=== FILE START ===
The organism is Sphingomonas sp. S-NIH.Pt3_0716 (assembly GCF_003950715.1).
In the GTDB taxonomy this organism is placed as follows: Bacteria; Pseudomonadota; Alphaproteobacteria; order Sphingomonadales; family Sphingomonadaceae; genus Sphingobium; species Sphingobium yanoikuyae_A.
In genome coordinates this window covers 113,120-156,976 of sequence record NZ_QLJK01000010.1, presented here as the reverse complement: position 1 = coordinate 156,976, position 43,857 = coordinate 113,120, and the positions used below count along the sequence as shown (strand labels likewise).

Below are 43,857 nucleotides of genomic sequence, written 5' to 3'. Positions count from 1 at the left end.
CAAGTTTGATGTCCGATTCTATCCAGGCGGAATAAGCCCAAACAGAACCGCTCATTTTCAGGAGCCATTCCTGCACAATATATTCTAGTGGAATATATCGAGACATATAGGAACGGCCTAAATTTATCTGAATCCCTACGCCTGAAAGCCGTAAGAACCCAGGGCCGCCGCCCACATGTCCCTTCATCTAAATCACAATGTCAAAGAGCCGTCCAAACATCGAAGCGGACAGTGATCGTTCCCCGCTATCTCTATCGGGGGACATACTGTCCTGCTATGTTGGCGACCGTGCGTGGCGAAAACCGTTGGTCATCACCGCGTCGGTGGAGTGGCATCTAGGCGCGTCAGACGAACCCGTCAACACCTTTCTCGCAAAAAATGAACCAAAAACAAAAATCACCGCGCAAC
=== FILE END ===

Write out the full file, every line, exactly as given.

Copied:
The organism is Sphingomonas sp. S-NIH.Pt3_0716 (assembly GCF_003950715.1).
In the GTDB taxonomy this organism is placed as follows: Bacteria; Pseudomonadota; Alphaproteobacteria; order Sphingomonadales; family Sphingomonadaceae; genus Sphingobium; species Sphingobium yanoikuyae_A.
In genome coordinates this window covers 113,120-156,976 of sequence record NZ_QLJK01000010.1, presented here as the reverse complement: position 1 = coordinate 156,976, position 43,857 = coordinate 113,120, and the positions used below count along the sequence as shown (strand labels likewise).

Below are 43,857 nucleotides of genomic sequence, written 5' to 3'. Positions count from 1 at the left end.
CAAGTTTGATGTCCGATTCTATCCAGGCGGAATAAGCCCAAACAGAACCGCTCATTTTCAGGAGCCATTCCTGCACAATATATTCTAGTGGAATATATCGAGACATATAGGAACGGCCTAAATTTATCTGAATCCCTACGCCTGAAAGCCGTAAGAACCCAGGGCCGCCGCCCACATGTCCCTTCATCTAAATCACAATGTCAAAGAGCCGTCCAAACATCGAAGCGGACAGTGATCGTTCCCCGCTATCTCTATCGGGGGACATACTGTCCTGCTATGTTGGCGACCGTGCGTGGCGAAAACCGTTGGTCATCACCGCGTCGGTGGAGTGGCATCTAGGCGCGTCAGACGAACCCGTCAACACCTTTCTCGCAAAAAATGAACCAAAAACAAAAATCACCGCGCAAC